Edit concept Question Editor Create issue ticket

Arthrogryposis due to Muscular Dystrophy


Presentation

  • Abstract The clinical and pathologic findings in two male siblings with congenital myopathy are presented. The pathologic changes in both cases were identical to those seen in progressive muscular dystrophy.[pediatrics.aappublications.org]
  • With this goal in mind, the editors have taken great care to ensure that the presentation of complex clinical information is at once scientifically accurate, patient oriented, and accessible to readers without a medical background.[books.google.com]
  • The most common type of nemaline rod myopathy presents in the infantile stage with 42% of patients presenting in the neonatal period. [6] While there has been an association with polyhydramnios, decreased fetal movements, and an abnormal fetal presentation[emedicine.medscape.com]
  • The subject presented with pronounced mental retardation, was slightly underweight, and had facial dymorphism, and the typical alterations at the level of the thumbs (short, wide and radially deviated) and toes.[moh-it.pure.elsevier.com]
  • Vertebral changes are often present (Figure 166.3). Figure 166.3. — Stuve-Widerman syndrome.[pediatricneuro.com]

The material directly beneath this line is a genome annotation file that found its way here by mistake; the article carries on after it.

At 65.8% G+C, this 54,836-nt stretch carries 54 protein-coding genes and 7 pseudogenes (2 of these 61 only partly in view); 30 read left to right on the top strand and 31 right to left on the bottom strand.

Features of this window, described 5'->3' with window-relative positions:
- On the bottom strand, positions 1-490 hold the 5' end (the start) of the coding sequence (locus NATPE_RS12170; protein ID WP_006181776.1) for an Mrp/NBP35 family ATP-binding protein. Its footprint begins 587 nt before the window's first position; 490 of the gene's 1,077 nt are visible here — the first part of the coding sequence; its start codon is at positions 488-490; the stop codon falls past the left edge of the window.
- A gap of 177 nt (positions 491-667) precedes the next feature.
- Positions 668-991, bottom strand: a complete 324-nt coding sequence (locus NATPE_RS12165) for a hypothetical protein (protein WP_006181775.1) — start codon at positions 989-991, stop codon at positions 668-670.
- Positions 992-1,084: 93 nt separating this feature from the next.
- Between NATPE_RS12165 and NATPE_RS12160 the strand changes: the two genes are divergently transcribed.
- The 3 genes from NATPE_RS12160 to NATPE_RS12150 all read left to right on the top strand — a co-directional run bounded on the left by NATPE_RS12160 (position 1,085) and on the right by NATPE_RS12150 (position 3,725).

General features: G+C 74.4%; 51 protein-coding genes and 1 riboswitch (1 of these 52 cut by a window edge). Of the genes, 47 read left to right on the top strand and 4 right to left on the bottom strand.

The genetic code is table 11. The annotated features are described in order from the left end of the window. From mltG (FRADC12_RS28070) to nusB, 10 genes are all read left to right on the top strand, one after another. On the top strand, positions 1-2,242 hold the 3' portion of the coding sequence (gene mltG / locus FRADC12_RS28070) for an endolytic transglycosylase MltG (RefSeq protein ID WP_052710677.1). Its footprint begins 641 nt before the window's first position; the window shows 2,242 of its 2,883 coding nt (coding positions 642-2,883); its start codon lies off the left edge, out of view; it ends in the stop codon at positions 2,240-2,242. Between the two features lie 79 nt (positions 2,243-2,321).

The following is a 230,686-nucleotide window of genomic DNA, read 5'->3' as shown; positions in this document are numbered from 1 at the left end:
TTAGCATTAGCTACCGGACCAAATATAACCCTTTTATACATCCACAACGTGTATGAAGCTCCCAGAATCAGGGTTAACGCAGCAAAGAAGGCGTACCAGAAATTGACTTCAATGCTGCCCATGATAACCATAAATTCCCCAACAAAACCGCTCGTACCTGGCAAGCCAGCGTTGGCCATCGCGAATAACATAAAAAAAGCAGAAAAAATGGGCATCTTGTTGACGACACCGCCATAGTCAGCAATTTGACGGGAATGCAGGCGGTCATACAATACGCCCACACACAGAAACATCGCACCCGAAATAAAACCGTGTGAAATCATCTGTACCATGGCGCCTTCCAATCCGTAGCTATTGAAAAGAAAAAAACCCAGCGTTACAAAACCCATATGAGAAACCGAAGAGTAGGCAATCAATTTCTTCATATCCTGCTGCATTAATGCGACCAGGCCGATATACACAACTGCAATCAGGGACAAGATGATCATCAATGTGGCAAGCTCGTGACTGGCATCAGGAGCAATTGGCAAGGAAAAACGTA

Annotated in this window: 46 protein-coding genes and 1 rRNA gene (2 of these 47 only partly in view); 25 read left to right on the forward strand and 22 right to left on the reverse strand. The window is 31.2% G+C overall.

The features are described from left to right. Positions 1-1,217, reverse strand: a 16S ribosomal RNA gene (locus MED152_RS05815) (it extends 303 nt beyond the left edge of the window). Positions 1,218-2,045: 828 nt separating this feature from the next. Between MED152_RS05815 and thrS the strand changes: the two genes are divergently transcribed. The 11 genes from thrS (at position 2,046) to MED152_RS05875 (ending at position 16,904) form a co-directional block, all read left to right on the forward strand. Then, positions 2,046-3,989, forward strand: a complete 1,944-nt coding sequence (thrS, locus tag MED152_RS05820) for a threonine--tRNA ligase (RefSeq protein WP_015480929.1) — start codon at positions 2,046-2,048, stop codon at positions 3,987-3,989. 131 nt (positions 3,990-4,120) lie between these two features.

Skin Atrophy
  • ., clubfoot or talipes equinovarus), skin atrophy and replacement of limb muscles with fibrous tissue. AMC is not a sui generis disease, but rather a descriptive term that signifies multiple congenital contractures.[medical-dictionary.thefreedictionary.com]

Treatment

  • Knee Contractures Treatment operative soft tissue releases (especially hamstrings) indications flexion contracture 30 degrees best performed early (6-9 months of age) perform before hip reduction to assist in maintenance of reduction femoral angulation[orthobullets.com]
  • Based on this evaluation, we will recommend a treatment plan and review it with you and your child. Your child has therapy Monday to Saturday, typically in the morning and afternoon.[seattlechildrens.org]
  • Paralysis & Pain Treatment Center : 9819297772 Careers Our Locations Andheri Center Home About From Founders Desk Corporate Profile Vision Mission Gallery Photo Gallery Video Testimonial Virtual Tour News Articles Management Network Tribute FAQ Page Single[physioline.in]
  • The most common treatments for arthrogryposis are: Open Reduction Open reduction is a surgery that returns a dislocated or misshapen joint to its proper place.[gillettechildrens.org]
  • Part one discusses the approach to neuromuscular disorders, covering principles and basics, neuromuscular investigations, and assessment and treatment of neurological disorders.[books.google.es]

Prognosis

  • Prognosis Ventilator dependence in the neonatal period is associated with a poor prognosis. Prognosis also depends on natural history and the patient’s response to therapy.[boneandspine.com]